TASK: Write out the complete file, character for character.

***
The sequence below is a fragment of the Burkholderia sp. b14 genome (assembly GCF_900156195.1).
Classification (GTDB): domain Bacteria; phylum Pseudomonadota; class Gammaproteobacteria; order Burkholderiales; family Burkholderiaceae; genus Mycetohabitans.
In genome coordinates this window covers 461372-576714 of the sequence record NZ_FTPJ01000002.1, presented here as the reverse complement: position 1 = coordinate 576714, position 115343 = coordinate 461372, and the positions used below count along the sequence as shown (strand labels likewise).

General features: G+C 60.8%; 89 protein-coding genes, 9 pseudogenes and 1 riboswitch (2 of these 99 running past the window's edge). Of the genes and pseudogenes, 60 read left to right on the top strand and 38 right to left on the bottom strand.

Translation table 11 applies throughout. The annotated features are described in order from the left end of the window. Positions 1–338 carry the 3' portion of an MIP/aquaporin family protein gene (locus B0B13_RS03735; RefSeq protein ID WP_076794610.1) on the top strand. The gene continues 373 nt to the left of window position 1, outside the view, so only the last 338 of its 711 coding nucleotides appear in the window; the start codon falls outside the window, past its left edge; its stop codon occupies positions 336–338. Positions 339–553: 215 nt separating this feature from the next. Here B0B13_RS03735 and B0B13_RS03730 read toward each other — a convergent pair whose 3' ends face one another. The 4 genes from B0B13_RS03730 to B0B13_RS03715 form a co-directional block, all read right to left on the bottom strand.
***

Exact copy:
The sequence below is a fragment of the Burkholderia sp. b14 genome (assembly GCF_900156195.1).
Classification (GTDB): domain Bacteria; phylum Pseudomonadota; class Gammaproteobacteria; order Burkholderiales; family Burkholderiaceae; genus Mycetohabitans.
In genome coordinates this window covers 461372-576714 of the sequence record NZ_FTPJ01000002.1, presented here as the reverse complement: position 1 = coordinate 576714, position 115343 = coordinate 461372, and the positions used below count along the sequence as shown (strand labels likewise).

General features: G+C 60.8%; 89 protein-coding genes, 9 pseudogenes and 1 riboswitch (2 of these 99 running past the window's edge). Of the genes and pseudogenes, 60 read left to right on the top strand and 38 right to left on the bottom strand.

Translation table 11 applies throughout. The annotated features are described in order from the left end of the window. Positions 1–338 carry the 3' portion of an MIP/aquaporin family protein gene (locus B0B13_RS03735; RefSeq protein ID WP_076794610.1) on the top strand. The gene continues 373 nt to the left of window position 1, outside the view, so only the last 338 of its 711 coding nucleotides appear in the window; the start codon falls outside the window, past its left edge; its stop codon occupies positions 336–338. Positions 339–553: 215 nt separating this feature from the next. Here B0B13_RS03735 and B0B13_RS03730 read toward each other — a convergent pair whose 3' ends face one another. The 4 genes from B0B13_RS03730 to B0B13_RS03715 form a co-directional block, all read right to left on the bottom strand.